5 Tips to Ensure Your Organization Is Inclusive

Kids Included Together (KIT) is honored to now be a partner with BGCA to ensure equity for youth with disabilities and their families. Equity is often thought about in terms of race or ethnicity, but individuals with disabilities are also an underserved population. 

According to the World Health Organization, children with disabilities (of all races and ethnicities) are among the world’s most marginalized and excluded children. KIT works with BGCs and other organizations to meaningfully include kids with disabilities through disability inclusion training, policy development and sharing our best practices information and research.

Integration vs Exlusion vs segregationOne of my favorite ways to introduce the concept of inclusion in training is with the graphic below (which shows the difference between inclusion, exclusion, segregation, and integration). Many times, this creates an “ah-ha” moment. I love those! An animated discussion usually follows, with participants recognizing that inclusion means going beyond access to provide the necessary individual accommodations and supports for meaningful participation.

You can ensure that your organization is truly inclusive by reflecting on your policies, practices and procedures to ensure that they welcome and support individual youth and families. Take a minute to compare your organization’s philosophy to the main points of disability inclusion below. Does your organization have:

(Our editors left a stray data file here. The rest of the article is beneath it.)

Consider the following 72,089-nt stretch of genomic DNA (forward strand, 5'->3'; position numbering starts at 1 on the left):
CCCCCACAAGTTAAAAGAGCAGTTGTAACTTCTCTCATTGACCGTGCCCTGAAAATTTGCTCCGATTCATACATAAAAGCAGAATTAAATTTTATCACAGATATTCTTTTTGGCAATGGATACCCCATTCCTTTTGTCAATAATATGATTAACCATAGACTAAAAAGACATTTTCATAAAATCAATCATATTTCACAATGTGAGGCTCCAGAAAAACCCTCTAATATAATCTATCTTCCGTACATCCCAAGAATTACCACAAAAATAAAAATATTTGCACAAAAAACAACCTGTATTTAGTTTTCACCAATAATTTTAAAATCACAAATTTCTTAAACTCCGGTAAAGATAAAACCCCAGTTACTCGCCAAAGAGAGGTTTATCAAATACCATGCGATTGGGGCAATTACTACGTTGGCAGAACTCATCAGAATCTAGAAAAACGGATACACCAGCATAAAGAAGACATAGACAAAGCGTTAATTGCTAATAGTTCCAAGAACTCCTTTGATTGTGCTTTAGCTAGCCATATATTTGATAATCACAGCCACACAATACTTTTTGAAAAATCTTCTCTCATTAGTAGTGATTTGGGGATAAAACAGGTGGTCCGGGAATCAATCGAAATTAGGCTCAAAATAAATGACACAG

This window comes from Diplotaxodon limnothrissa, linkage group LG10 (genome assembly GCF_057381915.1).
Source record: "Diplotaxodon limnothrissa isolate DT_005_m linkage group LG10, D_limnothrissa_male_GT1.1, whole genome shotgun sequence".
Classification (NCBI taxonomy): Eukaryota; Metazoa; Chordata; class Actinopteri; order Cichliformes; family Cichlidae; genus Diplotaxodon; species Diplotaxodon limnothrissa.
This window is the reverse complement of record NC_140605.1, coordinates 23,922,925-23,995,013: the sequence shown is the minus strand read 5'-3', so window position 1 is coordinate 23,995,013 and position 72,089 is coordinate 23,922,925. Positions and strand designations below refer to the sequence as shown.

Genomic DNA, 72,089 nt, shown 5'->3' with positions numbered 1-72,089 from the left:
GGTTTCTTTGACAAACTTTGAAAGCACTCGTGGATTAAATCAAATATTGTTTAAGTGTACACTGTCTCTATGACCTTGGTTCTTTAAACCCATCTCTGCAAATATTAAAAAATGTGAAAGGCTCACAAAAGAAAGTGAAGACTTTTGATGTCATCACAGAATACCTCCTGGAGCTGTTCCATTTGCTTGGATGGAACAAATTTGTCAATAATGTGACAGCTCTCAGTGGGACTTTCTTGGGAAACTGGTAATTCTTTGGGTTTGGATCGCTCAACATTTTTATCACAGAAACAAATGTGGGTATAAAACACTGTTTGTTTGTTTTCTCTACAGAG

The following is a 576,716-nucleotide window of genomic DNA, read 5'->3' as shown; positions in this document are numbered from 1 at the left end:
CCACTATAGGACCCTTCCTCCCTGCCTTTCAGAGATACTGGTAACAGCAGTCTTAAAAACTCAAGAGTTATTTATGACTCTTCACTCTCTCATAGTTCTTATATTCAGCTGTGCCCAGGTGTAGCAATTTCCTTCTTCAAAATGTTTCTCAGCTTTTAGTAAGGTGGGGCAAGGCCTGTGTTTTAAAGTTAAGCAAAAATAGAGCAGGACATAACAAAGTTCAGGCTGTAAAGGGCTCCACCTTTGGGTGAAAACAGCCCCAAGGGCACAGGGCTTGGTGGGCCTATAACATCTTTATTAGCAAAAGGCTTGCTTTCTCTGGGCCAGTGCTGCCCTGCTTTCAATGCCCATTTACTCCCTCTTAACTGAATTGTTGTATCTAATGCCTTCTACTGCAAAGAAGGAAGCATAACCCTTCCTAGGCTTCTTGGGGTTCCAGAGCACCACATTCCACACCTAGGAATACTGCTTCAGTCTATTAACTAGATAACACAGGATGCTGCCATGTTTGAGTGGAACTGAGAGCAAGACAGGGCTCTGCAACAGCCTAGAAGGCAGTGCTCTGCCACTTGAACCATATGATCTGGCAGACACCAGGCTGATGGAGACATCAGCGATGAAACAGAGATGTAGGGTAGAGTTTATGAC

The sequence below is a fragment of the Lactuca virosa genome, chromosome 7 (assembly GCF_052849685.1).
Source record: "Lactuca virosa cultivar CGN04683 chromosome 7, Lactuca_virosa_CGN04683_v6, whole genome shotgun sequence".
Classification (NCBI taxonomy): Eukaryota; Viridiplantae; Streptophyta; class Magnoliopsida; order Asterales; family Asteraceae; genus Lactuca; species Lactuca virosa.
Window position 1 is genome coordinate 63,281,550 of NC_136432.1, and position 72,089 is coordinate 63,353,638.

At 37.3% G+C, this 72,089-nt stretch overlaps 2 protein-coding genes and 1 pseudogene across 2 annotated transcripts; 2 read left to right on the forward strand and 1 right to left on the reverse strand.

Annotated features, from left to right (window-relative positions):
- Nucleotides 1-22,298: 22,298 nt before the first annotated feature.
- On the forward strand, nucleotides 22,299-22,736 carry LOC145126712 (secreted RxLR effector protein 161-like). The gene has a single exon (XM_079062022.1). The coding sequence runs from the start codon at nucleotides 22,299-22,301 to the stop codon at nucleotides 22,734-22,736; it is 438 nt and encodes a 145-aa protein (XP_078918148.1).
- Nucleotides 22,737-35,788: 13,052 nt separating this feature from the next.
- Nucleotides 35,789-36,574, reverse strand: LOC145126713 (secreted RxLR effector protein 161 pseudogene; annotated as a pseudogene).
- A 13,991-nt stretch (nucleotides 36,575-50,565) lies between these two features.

1. A shared way of thinking where every child or youth has value and can contribute in a meaningful way.
  2. A belief that every child or youth has the inherent right to contribute to his or her community.
  3. An approach where individualized accommodations promote access to your programs.
  4. A community where staff and families work together and are supported by resources and training.
  5. A space where youth with and without disabilities acknowledge and value differences.

As a youth development professional who has seen first-hand the impact of Boys & Girls Clubs on the lives of all youth, I personally thank BGCA for being such a strong voice in the national conversation on disability inclusion for youth programs.

If you would like to learn more about KIT and how we can partner with your Club, please go to our website, kit.org, or email me at Kathryn@kit.org.